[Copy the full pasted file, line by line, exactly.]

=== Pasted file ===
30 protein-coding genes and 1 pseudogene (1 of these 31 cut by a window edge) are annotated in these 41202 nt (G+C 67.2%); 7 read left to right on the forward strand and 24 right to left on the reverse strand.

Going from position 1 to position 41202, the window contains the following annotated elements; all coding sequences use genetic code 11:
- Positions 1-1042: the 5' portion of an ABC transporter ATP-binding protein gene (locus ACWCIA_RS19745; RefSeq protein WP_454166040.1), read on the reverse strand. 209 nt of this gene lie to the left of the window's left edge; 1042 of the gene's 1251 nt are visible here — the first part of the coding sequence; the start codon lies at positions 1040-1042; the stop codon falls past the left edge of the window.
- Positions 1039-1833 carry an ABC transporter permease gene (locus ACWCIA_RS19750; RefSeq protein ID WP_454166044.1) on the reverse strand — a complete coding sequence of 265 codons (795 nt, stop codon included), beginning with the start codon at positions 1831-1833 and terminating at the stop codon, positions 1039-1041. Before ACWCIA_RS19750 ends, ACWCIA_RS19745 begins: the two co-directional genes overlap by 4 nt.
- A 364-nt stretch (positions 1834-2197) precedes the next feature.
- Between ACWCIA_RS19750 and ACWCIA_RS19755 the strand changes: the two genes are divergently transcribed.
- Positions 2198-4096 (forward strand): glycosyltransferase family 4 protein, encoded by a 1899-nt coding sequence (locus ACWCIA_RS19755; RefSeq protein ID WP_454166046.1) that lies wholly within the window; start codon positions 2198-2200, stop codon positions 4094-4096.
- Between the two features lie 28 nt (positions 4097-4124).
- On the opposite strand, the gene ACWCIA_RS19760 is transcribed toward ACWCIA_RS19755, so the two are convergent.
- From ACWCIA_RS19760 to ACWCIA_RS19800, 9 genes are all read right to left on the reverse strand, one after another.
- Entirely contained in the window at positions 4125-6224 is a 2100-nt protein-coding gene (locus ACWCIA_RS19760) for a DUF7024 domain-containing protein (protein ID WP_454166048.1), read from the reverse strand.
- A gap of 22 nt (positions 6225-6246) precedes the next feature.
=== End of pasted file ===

30 protein-coding genes and 1 pseudogene (1 of these 31 cut by a window edge) are annotated in these 41202 nt (G+C 67.2%); 7 read left to right on the forward strand and 24 right to left on the reverse strand.

Going from position 1 to position 41202, the window contains the following annotated elements; all coding sequences use genetic code 11:
- Positions 1-1042: the 5' portion of an ABC transporter ATP-binding protein gene (locus ACWCIA_RS19745; RefSeq protein WP_454166040.1), read on the reverse strand. 209 nt of this gene lie to the left of the window's left edge; 1042 of the gene's 1251 nt are visible here — the first part of the coding sequence; the start codon lies at positions 1040-1042; the stop codon falls past the left edge of the window.
- Positions 1039-1833 carry an ABC transporter permease gene (locus ACWCIA_RS19750; RefSeq protein ID WP_454166044.1) on the reverse strand — a complete coding sequence of 265 codons (795 nt, stop codon included), beginning with the start codon at positions 1831-1833 and terminating at the stop codon, positions 1039-1041. Before ACWCIA_RS19750 ends, ACWCIA_RS19745 begins: the two co-directional genes overlap by 4 nt.
- A 364-nt stretch (positions 1834-2197) precedes the next feature.
- Between ACWCIA_RS19750 and ACWCIA_RS19755 the strand changes: the two genes are divergently transcribed.
- Positions 2198-4096 (forward strand): glycosyltransferase family 4 protein, encoded by a 1899-nt coding sequence (locus ACWCIA_RS19755; RefSeq protein ID WP_454166046.1) that lies wholly within the window; start codon positions 2198-2200, stop codon positions 4094-4096.
- Between the two features lie 28 nt (positions 4097-4124).
- On the opposite strand, the gene ACWCIA_RS19760 is transcribed toward ACWCIA_RS19755, so the two are convergent.
- From ACWCIA_RS19760 to ACWCIA_RS19800, 9 genes are all read right to left on the reverse strand, one after another.
- Entirely contained in the window at positions 4125-6224 is a 2100-nt protein-coding gene (locus ACWCIA_RS19760) for a DUF7024 domain-containing protein (protein ID WP_454166048.1), read from the reverse strand.
- A gap of 22 nt (positions 6225-6246) precedes the next feature.